Midwestern Intermediate Unit IV union authorizes strike
More than 100 educators providing programs and services to county schools authorized a strike this week after more than a year of contract negotiations.
Midwestern Intermediate Unit IV’s Education Association’s 120 members provide specialty support programs to the Butler Area, Karns City Area, Slippery Rock Area, Mars Area, Knoch, Moniteau and Seneca Valley school districts.
Some of the issues both sides disagree on are wages and retirement packages.
At an MIU IV board meeting Wednesday, Steven Sheirer — vice president and chief negotiator for the union — informed board members that the association had passed strike authorization “with an overwhelming majority.”
“We, as a collective bargaining unit, would like to continue to work with the board and administration to find an acceptable, but prompt, solution,” Sheirer said, “to avoid any further impact on the students and staff.”
A statement released by the union Thursday said the educators have been without a contract since July 1.
“These are the folks that are working with students that have a lot of needs,” said Patrick Androkovich, a Pennsylvania State Education Association UniServe representative. “Whether it’s visually impaired, auditory issues, chewing and swallowing — the kids who need a little extra, one-on-one support.”
While the group has not chosen a date to strike, Androkovich said the authorization sent “a message to the board: ‘Let’s work together and get this resolved.’”
According to Androkovich, negotiations began in the fall of 2021.
“Talks started back that far, and we just haven’t been able to reach a settlement,” he said. “We thought we had one back in May, but that kind of fell apart right before both sides were going to vote on it.”
What followed was a fact-finding mediation where both MIU IV and the Education Association presented their concerns to a third party.
“Then the third party that’s assigned by the state, the Bureau of Mediation, listens to both sides, issues a report and then both sides vote on that,” Androkovich said.
During the first of two mandatory votes, Androkovich said, the Education Association voted for the revisions, and the board voted against them. Both sides then voted against it in the second vote.
This left the groups with “multiple tentative agreements,” Androkovich said, but some division on wages and language in the contract.
“And then a retirement package that was in the current (collective bargaining agreement), but we were looking to have something in the new one and MIU IV is looking to eliminate that,” he said. “That’s a big change for our folks.”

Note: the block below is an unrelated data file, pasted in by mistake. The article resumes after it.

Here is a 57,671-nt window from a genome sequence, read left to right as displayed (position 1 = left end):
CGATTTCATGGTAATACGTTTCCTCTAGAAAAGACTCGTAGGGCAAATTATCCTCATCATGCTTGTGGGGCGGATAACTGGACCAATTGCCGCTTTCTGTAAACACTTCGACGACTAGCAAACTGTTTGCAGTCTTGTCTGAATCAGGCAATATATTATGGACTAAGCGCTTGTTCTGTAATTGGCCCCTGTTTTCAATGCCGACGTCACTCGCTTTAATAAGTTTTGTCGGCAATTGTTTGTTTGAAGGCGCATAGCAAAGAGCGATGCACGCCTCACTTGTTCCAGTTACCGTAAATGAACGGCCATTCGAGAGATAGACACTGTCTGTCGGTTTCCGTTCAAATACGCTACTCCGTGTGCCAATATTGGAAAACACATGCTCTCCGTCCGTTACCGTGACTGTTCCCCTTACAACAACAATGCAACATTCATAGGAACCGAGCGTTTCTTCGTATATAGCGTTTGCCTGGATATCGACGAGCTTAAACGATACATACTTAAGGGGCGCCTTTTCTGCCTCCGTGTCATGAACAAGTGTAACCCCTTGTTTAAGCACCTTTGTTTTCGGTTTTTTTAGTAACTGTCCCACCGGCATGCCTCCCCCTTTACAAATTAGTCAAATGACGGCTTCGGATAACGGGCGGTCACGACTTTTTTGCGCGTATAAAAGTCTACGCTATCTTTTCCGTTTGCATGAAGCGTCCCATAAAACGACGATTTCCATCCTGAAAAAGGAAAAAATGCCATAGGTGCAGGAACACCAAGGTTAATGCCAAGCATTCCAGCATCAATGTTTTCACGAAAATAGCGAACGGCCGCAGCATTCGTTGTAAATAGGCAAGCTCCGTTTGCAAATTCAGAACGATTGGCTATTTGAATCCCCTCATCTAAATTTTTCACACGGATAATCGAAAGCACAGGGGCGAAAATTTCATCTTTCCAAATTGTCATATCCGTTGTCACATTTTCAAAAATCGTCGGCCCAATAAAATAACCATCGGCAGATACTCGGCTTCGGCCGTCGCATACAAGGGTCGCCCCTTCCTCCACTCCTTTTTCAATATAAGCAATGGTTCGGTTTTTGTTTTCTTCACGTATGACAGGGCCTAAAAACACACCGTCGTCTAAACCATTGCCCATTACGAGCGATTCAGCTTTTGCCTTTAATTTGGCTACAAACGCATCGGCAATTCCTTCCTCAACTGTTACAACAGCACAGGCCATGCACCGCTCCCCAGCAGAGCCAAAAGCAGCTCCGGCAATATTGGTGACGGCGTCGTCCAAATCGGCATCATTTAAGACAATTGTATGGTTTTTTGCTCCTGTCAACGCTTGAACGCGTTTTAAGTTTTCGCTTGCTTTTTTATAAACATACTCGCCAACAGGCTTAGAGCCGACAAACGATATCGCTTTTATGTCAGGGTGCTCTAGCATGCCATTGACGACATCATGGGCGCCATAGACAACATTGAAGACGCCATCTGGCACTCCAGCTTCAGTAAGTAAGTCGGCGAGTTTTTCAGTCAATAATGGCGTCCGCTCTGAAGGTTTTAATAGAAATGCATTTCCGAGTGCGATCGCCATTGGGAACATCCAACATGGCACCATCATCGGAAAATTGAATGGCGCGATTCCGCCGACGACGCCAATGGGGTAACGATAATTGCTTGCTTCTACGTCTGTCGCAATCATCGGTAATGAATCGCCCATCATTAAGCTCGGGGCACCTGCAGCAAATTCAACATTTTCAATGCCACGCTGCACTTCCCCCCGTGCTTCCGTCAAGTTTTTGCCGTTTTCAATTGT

However, Androkovich said, the fact-finding mediation had helped “split the difference” on the groups’ wage negotiations.
So, when negotiations resumed last week, he said they assumed the groups’ tentative agreements were “still in place.”
“Unfortunately, when we sat down, (Bill) Halle, who’s their chief negotiator, informed us that was not the case,” Androkovich said, “and that they wanted to go back to square one.”
According to Halle, who represents the Butler Area School District on the board, the administration believed both groups had reached a “tentative agreement” weeks before the contract’s June 30 end date.
He said they then were informed by Androkovich “that their negotiating committee decided not to accept the tentative agreement and to not take the details of the tentative agreement to their members for a vote.”
From there, according to Halle, Androkovich filed for the fact-finding hearing where both groups ultimately rejected the mediator’s report.
“Due to the fact that the Education Association chose to walk away from a tentative agreement and then voted to reject the fact-finding report in which issues previously thought to be agreed to were raised as being in conflict, there are no items in agreement,” Halle said, “leaving no other place to start negotiating other than from the beginning.”
The Education Association’s statement called the decision “objectionable” and added that Halle was unavailable to meet with the group until early May.
Halle said he had provided “multiple earlier meeting dates,” but was informed that the association had rejected them.
He said the association’s strike authorization was shocking and disappointing.
“The MIU IV is very concerned about the possible negative impact on the special-needs students and districts served by the MIU IV,” Halle said, “and stands unified in our effort to reach an agreement.”
“Obviously, we don’t want to go out on strike,” he said. “We don’t want to go on strike, but it’s a real possibility if things don’t change in the near future, and we need to get something done.”
According to Androkovich, the Education Association has been mindful of the effect negotiations as a whole, let alone a strike, could have on students after two years of frequent educational disruptions during the pandemic.
“That’s why they’ve waited this long to even have the discussion,” he said, “because they don’t want to have any kind of interruption of learning or providing the services that these kids need.”
Androkovich said he felt the groups were close to reaching an agreement, only a few issues remained to discuss.
“We need to get this done, and we need to get back to the table, and we need to keep all the things we agreed on and not renege on any of the agreements we had and just iron out these last few issues,” he said. “We’re more than willing to do that, and we just need them to get on board with us.”